Kelly was expected to be a member of the Cardinals' starting rotation all season in 2014, but he was slowed down by injuries, missing all of May and June, and was limited to 7 starts, during which he went 2-2, 4.37. Making a bid to return to the World Series, the Cardinals engineered a rare trade with their Fall Classic opponents of the previous year, the Boston Red Sox, on July 31st, and Joe went to Boston alongside Allen Craig in return for veteran starter John Lackey and prospect Corey Littrell. It was clear that the Red Sox were looking at him as a pillar of their starting rotation for the future and he was very solid in his first start, against his former team on August 6th, as he gave up only a run on 3 hits in 7 innings but ended up with a no-decision. On August 12th, he became the first Red Sox pitcher to steal a base since Bill Landis back on September 8, 1969. He had reached base on a single and advanced to second on a sacrifice bunt when he noticed that Cincinnati Reds pitcher Mat Latos was not paying him any attention; he took off for third and made it standing up. No major league pitcher had stolen third base since Ted Lilly in 2008, and for the Red Sox, one had to go back to 1959 when Tom Brewer had pulled the feat ! He had another strong start, with 2 runs allowed in 6 innings, but ended up with another no-decision. He ended up going 4-2, 4.11 in 10 starts for the Red Sox, giving him a combined record of 6-4, 4.20 in 17 starts.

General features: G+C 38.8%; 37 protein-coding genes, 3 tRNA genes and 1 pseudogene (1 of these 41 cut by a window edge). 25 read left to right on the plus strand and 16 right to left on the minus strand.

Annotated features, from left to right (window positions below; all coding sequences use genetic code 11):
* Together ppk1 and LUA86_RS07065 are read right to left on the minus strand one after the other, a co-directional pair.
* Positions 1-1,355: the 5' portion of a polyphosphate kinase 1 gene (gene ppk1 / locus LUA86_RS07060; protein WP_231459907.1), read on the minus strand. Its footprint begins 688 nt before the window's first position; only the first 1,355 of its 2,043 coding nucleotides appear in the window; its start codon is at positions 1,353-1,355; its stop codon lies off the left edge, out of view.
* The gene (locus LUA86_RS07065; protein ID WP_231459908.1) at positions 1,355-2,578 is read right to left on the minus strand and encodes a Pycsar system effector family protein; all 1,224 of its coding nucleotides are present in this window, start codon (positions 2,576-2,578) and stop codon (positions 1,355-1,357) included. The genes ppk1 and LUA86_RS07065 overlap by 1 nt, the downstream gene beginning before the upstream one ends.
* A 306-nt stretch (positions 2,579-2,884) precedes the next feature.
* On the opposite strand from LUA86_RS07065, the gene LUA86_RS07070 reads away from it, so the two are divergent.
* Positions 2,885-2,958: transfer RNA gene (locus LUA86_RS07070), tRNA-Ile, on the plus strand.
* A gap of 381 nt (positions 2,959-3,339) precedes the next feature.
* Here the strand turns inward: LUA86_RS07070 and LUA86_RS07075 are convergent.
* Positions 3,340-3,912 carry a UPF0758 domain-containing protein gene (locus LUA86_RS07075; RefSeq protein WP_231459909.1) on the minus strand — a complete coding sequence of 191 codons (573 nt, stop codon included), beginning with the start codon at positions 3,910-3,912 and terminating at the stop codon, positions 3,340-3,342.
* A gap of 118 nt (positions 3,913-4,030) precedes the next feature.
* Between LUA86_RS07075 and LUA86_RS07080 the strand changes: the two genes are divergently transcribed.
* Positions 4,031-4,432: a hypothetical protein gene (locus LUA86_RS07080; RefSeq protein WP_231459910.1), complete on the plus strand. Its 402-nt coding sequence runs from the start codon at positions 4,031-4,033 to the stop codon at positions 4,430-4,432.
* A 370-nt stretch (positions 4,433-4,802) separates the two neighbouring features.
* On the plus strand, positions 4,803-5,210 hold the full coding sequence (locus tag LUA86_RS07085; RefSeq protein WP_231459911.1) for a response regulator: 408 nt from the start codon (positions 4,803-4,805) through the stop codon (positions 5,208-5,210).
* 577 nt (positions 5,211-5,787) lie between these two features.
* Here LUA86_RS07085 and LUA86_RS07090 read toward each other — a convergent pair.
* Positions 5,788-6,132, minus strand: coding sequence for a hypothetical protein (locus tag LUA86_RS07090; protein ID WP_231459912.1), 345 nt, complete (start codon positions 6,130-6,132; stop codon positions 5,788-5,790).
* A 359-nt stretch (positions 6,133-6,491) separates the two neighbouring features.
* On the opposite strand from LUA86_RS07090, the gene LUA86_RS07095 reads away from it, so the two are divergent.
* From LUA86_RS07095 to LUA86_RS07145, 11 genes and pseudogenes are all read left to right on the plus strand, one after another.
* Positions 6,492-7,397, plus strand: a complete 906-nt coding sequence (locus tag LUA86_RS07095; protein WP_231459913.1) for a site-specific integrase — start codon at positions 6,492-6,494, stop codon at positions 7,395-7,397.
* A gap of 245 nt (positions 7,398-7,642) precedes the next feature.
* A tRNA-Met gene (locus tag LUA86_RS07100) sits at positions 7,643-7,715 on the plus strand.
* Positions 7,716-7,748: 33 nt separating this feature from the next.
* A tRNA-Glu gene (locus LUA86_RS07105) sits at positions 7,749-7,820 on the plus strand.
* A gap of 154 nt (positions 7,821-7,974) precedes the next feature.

The Red Sox were counting on Kelly to be a pillar of the starting rotation in 2015, but he started the year slowly. At the end of July, his record was only 2-6, with an ERA of 5.94, and he had spent a month on the disabled list the last week of June and the first three of July. One positive sign was that he was constantly being clocked among the leaders in the American League for fastball velocity among starting pitchers, a sign that even if the results were not good, his stuff was. He began a remarkable turnaround on August 1st, when he defeated the Tampa Bay Rays, 11-7. He then won his next seven starts as well, and by September 9th, his record had improved to 10-6 and his ERA had dropped over a full run, to 4.70. The eight consecutive winning starts were the most by a Red Sox starter since recently enshrined Hall of Famer Pedro Martinez had won 9 straight in his superlative 1999 season. He finished the year at 10-6, 4.82 in 25 starts, with a career-high 134 1/3 innings and 110 strikeouts.